class Base {
    virtual void visit (const VisitInterface&) =0;
    }

class Derived_1 : public Base {
    void visit (const VisitInterface& visitor)
        {
        visitor (*this);
        }

This is called double dispatch because you are using virtual calls twice to resolve two different polymorphic aspects of the call. The first call to visit is a virtual call so it recovers the correct type of the message object naturally. Then the body of that function uses overloading to call the proper function of the set. But, to allow for different commands, that requires a virtual dispatch too.

You also see that my sketch did not provide additional arguments to the call. If you had commands with different signatures, this gets repetitive.


Look at std::variant and the original Boost.Variant which has a good overview and tutorial about it.

This lets you write your visitor similarly to what I described: a single function-call object with overloaded forms in it. But it does not use polymorphism to do its work! The different classes are named explicitly in the definition of the variant.

You could write your program so that a generic message is a variant of the different kinds of messages, rather than a base class.

Then my example above would work as I wrote it by calling std::visit.

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  • \$\begingroup\$ After reading about the visitor design pattern, I start to understand what you're saying. I think it's a really good ideea to separate the data processing on the objects from the actual class interface, as it makes code much cleaner. But I can't really decide to go for the classical approach or the modern one (function-callable object). \$\endgroup\$ – Cosain Melic Apr 6 '18 at 8:20
  • \$\begingroup\$ It seams like std::visit will give me more flexibility on the different types of processors and allow me at the same time to make the base class really Generic, as you've pointed out in the previous answer. \$\endgroup\$ – Cosain Melic Apr 6 '18 at 8:24
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For the second point — code repetition of MBX_Header

It is only one line, and it should be. Everything that is common should go into the base class, so you only need one call to trigger it all.

It is not at all uncommon to have functions call their base class’s version first (or last), but I argue that this would be more cumbersome than what you have:

void Serialize(PacketData& data) override
{
    MBXGenericPacket::Serialize(data);
    data << sz_Error << s_ErrorMessage;
}

Using the same syntax to serialize or deserialize the common header, as you have it in your code, is intuitive and easy to understand.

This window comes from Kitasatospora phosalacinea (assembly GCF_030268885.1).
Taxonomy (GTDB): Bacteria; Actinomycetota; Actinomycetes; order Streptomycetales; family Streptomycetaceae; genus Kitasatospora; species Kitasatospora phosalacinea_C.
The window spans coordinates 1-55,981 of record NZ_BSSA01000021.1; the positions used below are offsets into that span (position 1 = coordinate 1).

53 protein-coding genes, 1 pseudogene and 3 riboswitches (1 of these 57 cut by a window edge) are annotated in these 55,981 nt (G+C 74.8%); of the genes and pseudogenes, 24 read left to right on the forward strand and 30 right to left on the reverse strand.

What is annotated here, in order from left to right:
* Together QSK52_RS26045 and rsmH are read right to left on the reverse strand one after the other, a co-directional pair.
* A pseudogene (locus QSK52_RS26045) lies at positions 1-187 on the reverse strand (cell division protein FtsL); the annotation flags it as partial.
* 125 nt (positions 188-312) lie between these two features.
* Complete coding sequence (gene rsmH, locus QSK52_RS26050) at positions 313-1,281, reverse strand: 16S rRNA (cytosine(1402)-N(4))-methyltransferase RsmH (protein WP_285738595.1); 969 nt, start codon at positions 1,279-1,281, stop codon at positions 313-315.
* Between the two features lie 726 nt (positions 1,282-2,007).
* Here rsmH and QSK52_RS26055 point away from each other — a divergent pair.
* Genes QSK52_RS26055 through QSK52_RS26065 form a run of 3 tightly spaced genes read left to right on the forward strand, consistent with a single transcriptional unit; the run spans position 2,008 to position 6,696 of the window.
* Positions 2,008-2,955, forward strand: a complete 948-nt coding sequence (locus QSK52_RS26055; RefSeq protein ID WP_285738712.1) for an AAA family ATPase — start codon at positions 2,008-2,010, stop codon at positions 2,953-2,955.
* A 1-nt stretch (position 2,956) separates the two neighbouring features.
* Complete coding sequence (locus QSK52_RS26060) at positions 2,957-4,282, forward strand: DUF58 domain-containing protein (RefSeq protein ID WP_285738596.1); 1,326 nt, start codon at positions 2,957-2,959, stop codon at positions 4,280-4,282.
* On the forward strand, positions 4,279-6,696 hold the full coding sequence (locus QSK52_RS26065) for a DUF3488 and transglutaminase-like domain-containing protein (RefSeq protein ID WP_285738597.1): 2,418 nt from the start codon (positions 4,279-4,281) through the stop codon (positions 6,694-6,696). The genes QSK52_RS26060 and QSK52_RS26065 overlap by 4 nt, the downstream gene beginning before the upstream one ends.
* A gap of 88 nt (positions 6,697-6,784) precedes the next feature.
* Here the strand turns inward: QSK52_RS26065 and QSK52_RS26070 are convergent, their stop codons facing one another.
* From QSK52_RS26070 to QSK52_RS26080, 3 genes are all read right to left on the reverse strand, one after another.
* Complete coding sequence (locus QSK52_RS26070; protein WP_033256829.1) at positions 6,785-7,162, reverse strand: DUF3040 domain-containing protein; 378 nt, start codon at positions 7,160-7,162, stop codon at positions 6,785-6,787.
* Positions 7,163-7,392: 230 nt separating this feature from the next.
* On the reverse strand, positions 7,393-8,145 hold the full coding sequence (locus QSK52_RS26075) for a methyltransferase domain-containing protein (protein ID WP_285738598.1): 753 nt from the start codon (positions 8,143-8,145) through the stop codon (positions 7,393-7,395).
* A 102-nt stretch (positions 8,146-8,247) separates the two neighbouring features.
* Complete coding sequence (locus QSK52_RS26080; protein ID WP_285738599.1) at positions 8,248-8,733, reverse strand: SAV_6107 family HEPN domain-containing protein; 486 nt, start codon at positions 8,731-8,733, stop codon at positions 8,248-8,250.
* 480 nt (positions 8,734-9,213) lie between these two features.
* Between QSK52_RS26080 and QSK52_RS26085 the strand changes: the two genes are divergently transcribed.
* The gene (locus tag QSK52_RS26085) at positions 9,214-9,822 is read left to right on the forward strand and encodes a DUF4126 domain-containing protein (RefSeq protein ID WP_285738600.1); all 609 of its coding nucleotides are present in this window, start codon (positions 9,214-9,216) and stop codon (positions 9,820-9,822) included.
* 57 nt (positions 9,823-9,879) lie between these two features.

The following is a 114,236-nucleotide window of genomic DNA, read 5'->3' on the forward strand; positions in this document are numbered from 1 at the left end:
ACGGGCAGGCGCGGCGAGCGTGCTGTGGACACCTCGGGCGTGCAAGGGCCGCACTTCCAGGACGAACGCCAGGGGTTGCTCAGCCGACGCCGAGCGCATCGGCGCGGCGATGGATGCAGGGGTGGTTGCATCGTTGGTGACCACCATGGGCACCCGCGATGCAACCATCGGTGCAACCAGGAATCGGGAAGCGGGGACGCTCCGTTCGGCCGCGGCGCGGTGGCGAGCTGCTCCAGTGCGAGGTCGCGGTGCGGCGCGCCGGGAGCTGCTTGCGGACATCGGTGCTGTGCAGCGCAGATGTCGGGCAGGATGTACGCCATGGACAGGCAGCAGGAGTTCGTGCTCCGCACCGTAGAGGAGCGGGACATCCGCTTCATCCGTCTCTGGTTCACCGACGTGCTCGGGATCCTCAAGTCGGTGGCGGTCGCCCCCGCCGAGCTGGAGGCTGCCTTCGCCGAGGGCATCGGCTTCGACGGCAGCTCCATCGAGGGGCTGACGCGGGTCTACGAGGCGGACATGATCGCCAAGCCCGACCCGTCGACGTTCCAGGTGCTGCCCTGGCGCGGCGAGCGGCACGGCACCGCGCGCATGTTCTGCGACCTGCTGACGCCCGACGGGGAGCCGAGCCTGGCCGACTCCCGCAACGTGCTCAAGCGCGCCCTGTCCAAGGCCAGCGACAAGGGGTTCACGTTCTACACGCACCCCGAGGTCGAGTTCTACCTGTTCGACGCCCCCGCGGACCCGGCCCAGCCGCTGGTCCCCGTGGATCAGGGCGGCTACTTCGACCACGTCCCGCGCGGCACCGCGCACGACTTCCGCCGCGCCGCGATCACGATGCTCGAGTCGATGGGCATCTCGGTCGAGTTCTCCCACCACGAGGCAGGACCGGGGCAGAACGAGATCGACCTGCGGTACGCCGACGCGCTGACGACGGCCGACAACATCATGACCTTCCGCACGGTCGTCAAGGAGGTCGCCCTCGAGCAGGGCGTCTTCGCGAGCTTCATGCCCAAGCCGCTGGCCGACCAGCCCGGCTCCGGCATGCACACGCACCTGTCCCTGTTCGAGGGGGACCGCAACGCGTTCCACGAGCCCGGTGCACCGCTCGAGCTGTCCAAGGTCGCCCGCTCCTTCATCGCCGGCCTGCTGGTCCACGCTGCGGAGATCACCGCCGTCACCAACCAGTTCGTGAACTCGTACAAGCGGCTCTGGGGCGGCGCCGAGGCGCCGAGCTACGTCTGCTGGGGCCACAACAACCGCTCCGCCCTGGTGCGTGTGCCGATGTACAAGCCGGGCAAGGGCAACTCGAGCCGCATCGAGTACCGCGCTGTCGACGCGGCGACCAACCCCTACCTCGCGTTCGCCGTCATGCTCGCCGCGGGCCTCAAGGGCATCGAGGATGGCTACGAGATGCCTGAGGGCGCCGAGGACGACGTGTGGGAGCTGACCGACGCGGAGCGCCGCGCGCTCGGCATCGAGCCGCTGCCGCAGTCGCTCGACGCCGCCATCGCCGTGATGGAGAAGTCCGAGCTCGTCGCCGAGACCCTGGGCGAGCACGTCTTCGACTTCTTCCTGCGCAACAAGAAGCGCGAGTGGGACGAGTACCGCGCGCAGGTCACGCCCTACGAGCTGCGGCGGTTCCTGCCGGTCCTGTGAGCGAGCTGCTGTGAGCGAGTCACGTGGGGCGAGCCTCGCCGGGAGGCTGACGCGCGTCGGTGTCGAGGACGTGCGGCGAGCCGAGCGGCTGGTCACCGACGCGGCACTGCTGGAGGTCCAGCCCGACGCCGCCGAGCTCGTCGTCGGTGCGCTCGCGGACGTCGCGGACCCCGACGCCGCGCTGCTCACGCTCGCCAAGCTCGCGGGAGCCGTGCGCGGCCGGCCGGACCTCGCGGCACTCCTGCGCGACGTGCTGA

The key is to make it one thing, as you have already done by having a single base member. If there were more data members there, you would group them in a struct or have a base class function to call with straightforward syntax.

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1
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For the third point — CreatePacket takes PacketData

Certainly. I think you fell into a trap in making the factory take the ID of the kind of packet to create. As mentioned in First Point, you used that instead of creating normally when you already knew the type you wanted, on the sending side.

So yes, have a static factory include the logic to figure out what kind of packet it is, hiding that detail from the users of the class.

Then, since the factory has the data, why not have it do the deserialize too? You are already dispatching to a CreateMBXPacketCb function that’s written separately for each class. So pass the data through to that!

auto msg = Factory::Create(packet_data);

figures out the type from the data, and then calls the proper

unique_ptr<MBXGenericPacket> WhateverClass::CreatePacket(PacketData);

the only difference from what you have being that CreatePacket takes a parameter now.

Within the functions:

//static   
unique_ptr<MBXGenericPacket> WhateverClass::CreatePacket(PacketData data)
{
auto self= make_unique<WhateverClass>();
self->Deserialize(data);
return self;
}

The forth point too!

With the above design, nobody needs to be exposed to the type ID other than the factory function itself and each class which knows to initialize itself with the proper value when creating an empty message for sending.


Advanced

From my generic CreatePacket above, you can see that each one is exactly the same except for the name of its own class.

This suggests that you make it Generic for real. You only need one template function.

The only reason I say this is advanced is because of how you’re dispatching on the type to registered functions. You might scratch your head for a moment to figure out how to take the address of a specific instantiation. Then, you wonder why you need all those lines to populate the map when they are all the same except for the type name…

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  • \$\begingroup\$ That sounds greate, but I can't really figure out how I would do that, as I'm not as experienced yet. The packets are pretty much the same, the only difference being the types of data they stores and respective accessor functions, which really makes me think if the Factory Pattern is what I need in this situation !? \$\endgroup\$ – Cosain Melic Apr 6 '18 at 15:00
  • \$\begingroup\$ Yes, the factory pattern is how you create an object of the proper type when reading in a packet that could be of several types. \$\endgroup\$ – JDługosz Apr 6 '18 at 18:57